How much does critical illness insurance cost?

20 min Read Published: 14 Jan 2022

How much does Critical Illness Insurance Cost?When I am asked how much critical illness insurance costs, my usual answer is 'More than life insurance', but there's a bit more to it. You're more likely to claim against a critical illness insurance policy than a life insurance policy and this is simply because we're living longer, however, more and more people are suffering cancer, heart attack and strokes every year. Take the cancer statistic itself - it went from 1 in 3 people will be diagnosed with cancer during their lifetime to 1 in 2. That's a huge shift! On the other hand, even though life expectancy increases have slowed down in the last decade, they're still increasing. We're living longer but we're suffering more illnesses of a critical nature during our lifetimes.

Critical illness insurance prices vary considerably but so does the product itself. Unlike life insurance where death is a largely undisputed event for claim purposes, critical illness insurance is complex and policies can list up to 150 illnesses. You also you need to meet specific definitions in order for a claim to be paid. So, in this article I will answer the following:

What is critical illness insurance?

Critical illness insurance gives you a financial payout to help ease the financial impact of suffering a serious illness. It pays out money if you are diagnosed with one of the illnesses that are covered by your policy. Policies list the illnesses that they protect along with definitions that must be met in order to make a claim.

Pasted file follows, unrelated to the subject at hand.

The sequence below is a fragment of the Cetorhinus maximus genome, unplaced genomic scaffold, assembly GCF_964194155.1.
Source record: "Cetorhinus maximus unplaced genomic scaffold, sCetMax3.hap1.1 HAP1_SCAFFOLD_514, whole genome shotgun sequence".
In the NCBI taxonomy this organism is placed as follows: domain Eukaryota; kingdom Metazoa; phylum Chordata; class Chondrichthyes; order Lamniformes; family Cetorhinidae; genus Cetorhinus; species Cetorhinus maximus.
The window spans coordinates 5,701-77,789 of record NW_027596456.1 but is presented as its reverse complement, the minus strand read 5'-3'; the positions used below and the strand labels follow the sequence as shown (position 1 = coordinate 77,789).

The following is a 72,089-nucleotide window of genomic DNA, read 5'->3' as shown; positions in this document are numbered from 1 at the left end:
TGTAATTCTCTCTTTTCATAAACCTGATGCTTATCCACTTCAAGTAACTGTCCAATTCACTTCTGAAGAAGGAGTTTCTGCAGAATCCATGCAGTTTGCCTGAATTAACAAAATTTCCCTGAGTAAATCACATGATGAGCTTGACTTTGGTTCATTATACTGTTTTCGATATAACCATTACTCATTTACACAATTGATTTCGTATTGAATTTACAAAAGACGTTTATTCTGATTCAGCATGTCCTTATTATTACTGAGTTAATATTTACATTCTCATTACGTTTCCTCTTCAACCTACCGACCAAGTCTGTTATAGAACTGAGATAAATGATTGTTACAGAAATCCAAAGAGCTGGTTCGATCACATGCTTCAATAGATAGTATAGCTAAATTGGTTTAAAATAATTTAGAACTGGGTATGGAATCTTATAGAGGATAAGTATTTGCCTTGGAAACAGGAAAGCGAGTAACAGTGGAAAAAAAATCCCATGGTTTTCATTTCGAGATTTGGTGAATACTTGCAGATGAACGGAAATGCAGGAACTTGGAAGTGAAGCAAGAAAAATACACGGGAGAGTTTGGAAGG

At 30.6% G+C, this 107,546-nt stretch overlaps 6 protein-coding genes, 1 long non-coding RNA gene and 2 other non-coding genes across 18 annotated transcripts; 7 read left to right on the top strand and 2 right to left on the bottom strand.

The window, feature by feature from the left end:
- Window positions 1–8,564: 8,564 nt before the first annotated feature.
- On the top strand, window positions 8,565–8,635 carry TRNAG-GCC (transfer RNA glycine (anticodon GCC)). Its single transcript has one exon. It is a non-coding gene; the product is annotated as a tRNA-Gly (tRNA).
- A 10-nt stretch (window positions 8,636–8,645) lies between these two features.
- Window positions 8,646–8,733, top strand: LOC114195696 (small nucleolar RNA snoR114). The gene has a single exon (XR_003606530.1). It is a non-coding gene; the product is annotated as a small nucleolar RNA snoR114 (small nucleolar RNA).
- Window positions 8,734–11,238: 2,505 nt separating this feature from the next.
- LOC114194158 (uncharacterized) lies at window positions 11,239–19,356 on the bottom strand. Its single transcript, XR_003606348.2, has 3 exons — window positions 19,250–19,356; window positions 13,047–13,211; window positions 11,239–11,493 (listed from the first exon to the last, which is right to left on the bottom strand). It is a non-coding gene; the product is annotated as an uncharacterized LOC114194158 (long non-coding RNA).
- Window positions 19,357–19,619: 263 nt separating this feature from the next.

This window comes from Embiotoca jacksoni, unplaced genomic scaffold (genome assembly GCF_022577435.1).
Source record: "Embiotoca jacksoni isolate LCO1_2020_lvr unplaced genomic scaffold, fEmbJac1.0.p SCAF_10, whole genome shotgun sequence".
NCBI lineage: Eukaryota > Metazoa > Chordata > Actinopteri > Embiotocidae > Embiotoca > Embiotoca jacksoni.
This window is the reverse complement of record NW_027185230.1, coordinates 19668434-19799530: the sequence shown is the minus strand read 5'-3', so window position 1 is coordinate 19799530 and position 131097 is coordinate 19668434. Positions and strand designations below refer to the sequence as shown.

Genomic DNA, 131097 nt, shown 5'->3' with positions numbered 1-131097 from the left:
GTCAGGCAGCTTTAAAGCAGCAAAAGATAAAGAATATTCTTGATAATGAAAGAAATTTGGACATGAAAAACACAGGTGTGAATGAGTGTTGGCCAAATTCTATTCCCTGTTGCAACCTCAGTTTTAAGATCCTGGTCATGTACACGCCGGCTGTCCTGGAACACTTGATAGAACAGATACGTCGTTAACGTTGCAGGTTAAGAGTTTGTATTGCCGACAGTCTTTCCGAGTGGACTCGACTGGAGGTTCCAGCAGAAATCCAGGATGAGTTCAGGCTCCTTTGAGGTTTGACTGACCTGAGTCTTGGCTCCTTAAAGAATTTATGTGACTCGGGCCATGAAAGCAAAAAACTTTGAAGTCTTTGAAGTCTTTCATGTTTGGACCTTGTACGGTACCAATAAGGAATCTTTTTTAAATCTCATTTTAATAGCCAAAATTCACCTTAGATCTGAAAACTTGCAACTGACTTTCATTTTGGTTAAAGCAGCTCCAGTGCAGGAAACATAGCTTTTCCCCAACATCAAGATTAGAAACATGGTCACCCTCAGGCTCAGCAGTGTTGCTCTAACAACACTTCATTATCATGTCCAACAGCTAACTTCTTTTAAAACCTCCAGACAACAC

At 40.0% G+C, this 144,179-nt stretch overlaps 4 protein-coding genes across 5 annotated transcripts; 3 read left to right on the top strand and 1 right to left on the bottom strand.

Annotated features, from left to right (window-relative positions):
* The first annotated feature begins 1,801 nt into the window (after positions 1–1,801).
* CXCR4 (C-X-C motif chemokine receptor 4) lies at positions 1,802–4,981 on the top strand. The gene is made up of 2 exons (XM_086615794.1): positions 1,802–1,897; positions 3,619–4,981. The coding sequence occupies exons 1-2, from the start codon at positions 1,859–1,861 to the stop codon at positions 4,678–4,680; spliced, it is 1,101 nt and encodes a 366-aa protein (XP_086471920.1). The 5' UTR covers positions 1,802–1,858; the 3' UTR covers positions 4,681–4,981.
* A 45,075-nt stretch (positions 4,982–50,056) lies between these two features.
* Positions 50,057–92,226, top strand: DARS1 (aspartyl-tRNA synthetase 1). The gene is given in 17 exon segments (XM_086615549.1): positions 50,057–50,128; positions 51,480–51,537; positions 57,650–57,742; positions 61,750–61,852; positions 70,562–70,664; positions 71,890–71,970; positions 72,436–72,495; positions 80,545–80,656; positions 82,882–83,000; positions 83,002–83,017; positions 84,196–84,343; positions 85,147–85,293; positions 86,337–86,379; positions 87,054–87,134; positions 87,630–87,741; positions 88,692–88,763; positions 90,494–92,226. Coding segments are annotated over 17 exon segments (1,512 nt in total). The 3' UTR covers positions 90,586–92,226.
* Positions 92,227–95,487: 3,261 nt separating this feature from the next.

Importantly, critical illness insurance is not the same as life or terminal illness insurance. Both life and terminal illness insurance will pay out for death or imminent death within 12 months, respectively. By contrast, critical illness insurance pays out on survival of an illness. The most common claims against critical illness insurance are for cancer, heart attack and stroke. Almost 80% of claims are for these 3 illnesses.

For anyone who is diagnosed with an illness that is serious and may even be life-changing, it is some comfort to know that the bills will still be paid or the mortgage can be paid off or reduced in order to make life more manageable.

Emma's story which she shared on a recent Money to the Masses Podcast, showed us how a payout makes a real and tangible difference and in ways that you might not have even considered. It can help pay for the little things like finding someone to walk your dog or the cost of taxis to and from hospitals as well as those larger concerns like keeping up with mortgage or rent payments. Emma also describes how she put away some of the money that she claimed in case her cancer returns. 

The different types of Critical Illness insurance

Similarly to life insurance, a critical illness insurance can be claimed in the form of a lump sum or an income. Here are the different types of critical illness cover and how they work:

Level Term Assurance - you choose an amount of money and the number of years that you want to be insured for. If you are diagnosed with a serious illness that is listed on your policy during those years, the policy will pay out the lump sum of money that you are insured for. You can 'index-link' the amount of money you are insured for so that the premiums and the amount of cover increase each year in line with inflation.